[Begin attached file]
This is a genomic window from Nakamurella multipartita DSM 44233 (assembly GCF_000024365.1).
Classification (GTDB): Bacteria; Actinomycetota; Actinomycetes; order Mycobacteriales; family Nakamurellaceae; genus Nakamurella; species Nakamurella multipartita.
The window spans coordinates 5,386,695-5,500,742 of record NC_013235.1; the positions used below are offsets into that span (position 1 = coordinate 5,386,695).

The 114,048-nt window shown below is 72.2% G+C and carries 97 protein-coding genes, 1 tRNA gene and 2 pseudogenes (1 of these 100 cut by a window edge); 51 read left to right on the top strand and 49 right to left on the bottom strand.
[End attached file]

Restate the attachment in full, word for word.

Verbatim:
This is a genomic window from Nakamurella multipartita DSM 44233 (assembly GCF_000024365.1).
Classification (GTDB): Bacteria; Actinomycetota; Actinomycetes; order Mycobacteriales; family Nakamurellaceae; genus Nakamurella; species Nakamurella multipartita.
The window spans coordinates 5,386,695-5,500,742 of record NC_013235.1; the positions used below are offsets into that span (position 1 = coordinate 5,386,695).

The 114,048-nt window shown below is 72.2% G+C and carries 97 protein-coding genes, 1 tRNA gene and 2 pseudogenes (1 of these 100 cut by a window edge); 51 read left to right on the top strand and 49 right to left on the bottom strand.